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U.S. admits receiving prisoner from vigilantes

U.S. suspect Jonathan Keith Idema speaks in court in Kabul
The leader of three Americans arrested in Afghanistan for illegally imprisoning suspected Islamic militants, Jonathan Idema, center, speaks in court, in Kabul, on Wednesday, flanked by U.S. suspects Edward Caraballo, left, and Brent Bennett, right.Ahmad Masood / Reuters
/ Source: The Associated Press

The U.S. military acknowledged Thursday it held an Afghan man for a month after taking custody of him from a trio of American counterterror vigilantes who have since been arrested on charges of torturing prisoners at a private jail they ran in the Afghan capital.

The American military has tried to distance itself from the group, led by a former American soldier named Jonathan Idema, insisting they were freelancers working outside the law. But spokesman Maj. Jon Siepmann acknowledged that the military had received a detainee from Idema’s group at Bagram Air Base, north of Kabul, on May 3.

Siepmann said Idema had appeared “questionable” the moment he presented the detainee, and that suspicion grew when, one month later, the man turned out not to be the top suspect that Idema had described.

“That doesn’t mean at the time that we knew Mr. Idema’s full track record or other things he was doing out there,” Siepmann said. “This was a person who turned in a person who we believed was on our list of terrorists and we accepted him.”

Siepmann declined to identify the detainee or the fugitive he was mistaken for.

He said it was unclear how Idema, who officials say had been posing as a U.S. special operations soldier, identified himself to soldiers at Bagram, or if he asked for anything in return for the detainee.

“For all I know, Jack Idema may have appeared to be perfectly credible at the time,” Siepmann said, adding that officials were trying to reconstruct the handover.

Afghan security forces seized Idema, two other Americans and four Afghans on July 5 after freeing eight prisoners from a makeshift jail in Kabul. The arrests came only after international peacekeepers contacted the U.S. military about their own suspicion of Idema’s group, which duped the NATO-led force into helping in three raids in late June.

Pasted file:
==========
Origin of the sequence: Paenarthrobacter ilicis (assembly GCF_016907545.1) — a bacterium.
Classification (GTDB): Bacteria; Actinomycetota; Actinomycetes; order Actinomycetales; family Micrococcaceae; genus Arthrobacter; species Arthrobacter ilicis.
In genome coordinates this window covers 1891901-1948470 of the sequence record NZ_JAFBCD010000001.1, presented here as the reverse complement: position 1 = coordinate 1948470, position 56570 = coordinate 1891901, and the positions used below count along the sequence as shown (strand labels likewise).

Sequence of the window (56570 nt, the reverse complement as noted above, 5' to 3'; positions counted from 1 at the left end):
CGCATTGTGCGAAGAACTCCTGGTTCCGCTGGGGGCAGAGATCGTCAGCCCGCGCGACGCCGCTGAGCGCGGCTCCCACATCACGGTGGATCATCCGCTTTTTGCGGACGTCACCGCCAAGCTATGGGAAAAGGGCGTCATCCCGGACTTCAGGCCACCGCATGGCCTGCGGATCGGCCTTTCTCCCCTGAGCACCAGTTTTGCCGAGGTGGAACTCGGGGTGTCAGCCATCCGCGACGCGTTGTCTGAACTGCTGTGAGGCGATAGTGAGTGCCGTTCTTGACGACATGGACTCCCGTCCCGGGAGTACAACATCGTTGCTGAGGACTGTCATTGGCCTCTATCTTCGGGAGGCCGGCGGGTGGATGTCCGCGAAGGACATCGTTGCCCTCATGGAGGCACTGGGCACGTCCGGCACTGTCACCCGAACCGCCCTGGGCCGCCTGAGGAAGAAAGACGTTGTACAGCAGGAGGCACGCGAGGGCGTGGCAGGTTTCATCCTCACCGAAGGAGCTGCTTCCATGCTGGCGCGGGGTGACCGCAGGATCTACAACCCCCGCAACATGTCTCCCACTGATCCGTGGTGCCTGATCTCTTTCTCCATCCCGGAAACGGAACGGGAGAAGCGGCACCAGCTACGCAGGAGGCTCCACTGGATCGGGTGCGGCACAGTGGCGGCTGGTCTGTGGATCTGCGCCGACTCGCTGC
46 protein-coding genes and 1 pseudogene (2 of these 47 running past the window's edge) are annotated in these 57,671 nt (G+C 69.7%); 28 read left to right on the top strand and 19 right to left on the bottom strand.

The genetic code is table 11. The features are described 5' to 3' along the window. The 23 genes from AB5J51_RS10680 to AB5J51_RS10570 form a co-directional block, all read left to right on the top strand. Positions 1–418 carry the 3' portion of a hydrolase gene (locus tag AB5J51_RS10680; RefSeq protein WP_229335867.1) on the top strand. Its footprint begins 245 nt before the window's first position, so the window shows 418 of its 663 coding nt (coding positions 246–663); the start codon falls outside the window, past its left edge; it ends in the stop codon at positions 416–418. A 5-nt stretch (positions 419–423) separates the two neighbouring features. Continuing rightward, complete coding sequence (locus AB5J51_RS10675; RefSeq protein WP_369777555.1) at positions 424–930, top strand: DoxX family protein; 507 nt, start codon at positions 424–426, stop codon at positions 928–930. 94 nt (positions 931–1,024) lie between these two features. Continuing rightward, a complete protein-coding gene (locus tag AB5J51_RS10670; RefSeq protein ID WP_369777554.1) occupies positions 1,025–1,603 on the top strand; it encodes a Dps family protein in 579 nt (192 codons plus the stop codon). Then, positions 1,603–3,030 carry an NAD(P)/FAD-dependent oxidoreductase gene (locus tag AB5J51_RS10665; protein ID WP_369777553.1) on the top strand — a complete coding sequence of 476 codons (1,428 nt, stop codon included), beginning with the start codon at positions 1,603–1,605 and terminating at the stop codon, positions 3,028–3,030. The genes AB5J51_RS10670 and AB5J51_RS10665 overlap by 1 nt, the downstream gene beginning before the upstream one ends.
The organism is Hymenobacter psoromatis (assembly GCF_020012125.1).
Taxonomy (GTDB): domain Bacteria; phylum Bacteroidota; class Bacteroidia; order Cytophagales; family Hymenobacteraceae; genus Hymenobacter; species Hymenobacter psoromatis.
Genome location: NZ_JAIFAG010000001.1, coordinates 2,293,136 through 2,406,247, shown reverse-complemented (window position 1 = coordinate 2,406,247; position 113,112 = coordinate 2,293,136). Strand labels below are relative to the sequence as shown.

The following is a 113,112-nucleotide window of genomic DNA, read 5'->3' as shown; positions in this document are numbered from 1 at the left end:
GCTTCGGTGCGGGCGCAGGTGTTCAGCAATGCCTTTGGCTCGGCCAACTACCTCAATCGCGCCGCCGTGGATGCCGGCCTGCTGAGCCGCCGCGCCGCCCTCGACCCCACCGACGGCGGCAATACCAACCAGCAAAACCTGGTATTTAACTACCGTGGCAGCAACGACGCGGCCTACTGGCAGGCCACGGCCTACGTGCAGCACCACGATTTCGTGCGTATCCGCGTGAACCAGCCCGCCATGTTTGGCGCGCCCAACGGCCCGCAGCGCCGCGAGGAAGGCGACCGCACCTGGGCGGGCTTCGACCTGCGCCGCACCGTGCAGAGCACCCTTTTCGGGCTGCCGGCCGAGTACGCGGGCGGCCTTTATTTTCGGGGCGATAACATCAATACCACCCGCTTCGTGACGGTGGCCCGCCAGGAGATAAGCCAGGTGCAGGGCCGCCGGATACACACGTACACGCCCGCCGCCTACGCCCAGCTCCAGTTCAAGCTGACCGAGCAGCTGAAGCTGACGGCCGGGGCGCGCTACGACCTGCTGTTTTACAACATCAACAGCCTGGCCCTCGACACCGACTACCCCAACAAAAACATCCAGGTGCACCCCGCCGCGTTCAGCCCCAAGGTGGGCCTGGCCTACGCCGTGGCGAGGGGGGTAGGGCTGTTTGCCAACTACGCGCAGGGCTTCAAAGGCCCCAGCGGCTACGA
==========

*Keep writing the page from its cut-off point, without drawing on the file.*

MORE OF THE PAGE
7 on trial for hostage-taking, torture
The seven defendants went on trial in Kabul on Wednesday, charged with hostage-taking and torture.

Idema, of Fayetteville, N.C., and codefendants Edward Caraballo of New York City and Brett Bennett could be jailed for up to 20 years if convicted. Afghan and U.S. officials have left open whether they will be sent to the United States to face more charges.

The Americans didn’t testify. But in court Wednesday, Idema told reporters that the group had tacit support from senior U.S. Defense Department officials and that they once offered to put his team under contract.

Idema said he was in daily telephone and e-mail contact with officials “at the highest level,” including in Defense Secretary Donald H. Rumsfeld’s office.

“The American authorities absolutely condoned what we did. They absolutely supported what we did,” Idema said. “We have extensive evidence of that.”

A Pentagon official, speaking on condition of anonymity, said there was no evidence that Idema or the two other Americans were in contact with the Defense Department.

Judge Abdul Baset Bakhtyari adjourned the case for two weeks to give the seven accused more time to prepare their defense.

Group claims it halted plot by 'world class terrorists'
Idema appeared in court in a khaki uniform with an American flag on the shoulder. A beard and sunglasses gave him a look indistinguishable from that of many of the American security agents commonly seen around Kabul.

Idema, who is reportedly 48, claimed his group had halted a plot by “world-class terrorists” to blow up Bagram with fuel trucks and assassinate Afghan leaders.

The court heard three of Idema’s former captives describe being beaten, held under water and left without food.

Taxi driver Ahmad Ali said his head was forced repeatedly into a basin of water and that he was beaten on the feet and stomach. He said he was fed two pieces of bread in seven days.

“They kept showing me pictures of people and asked if I knew them,” Ali said. “They said they’d bring my family and beat them as well.”

Idema, who claims to have fought the Taliban in 2001-2002, offered protection for journalists and hawked purported al-Qaida training videos to television networks. He is featured in a book about the Afghan war called “Task Force Dagger: The Hunt for bin Laden.”

Prosecutor Mohammed Naeem Dawari said cameras and weapons were seized at their Kabul hideout, and that the Americans were “making a film on counterterrorism.”

Dawari said Caraballo, 35, was a cameraman and that Bennett, 28, “seemed to be a journalist.”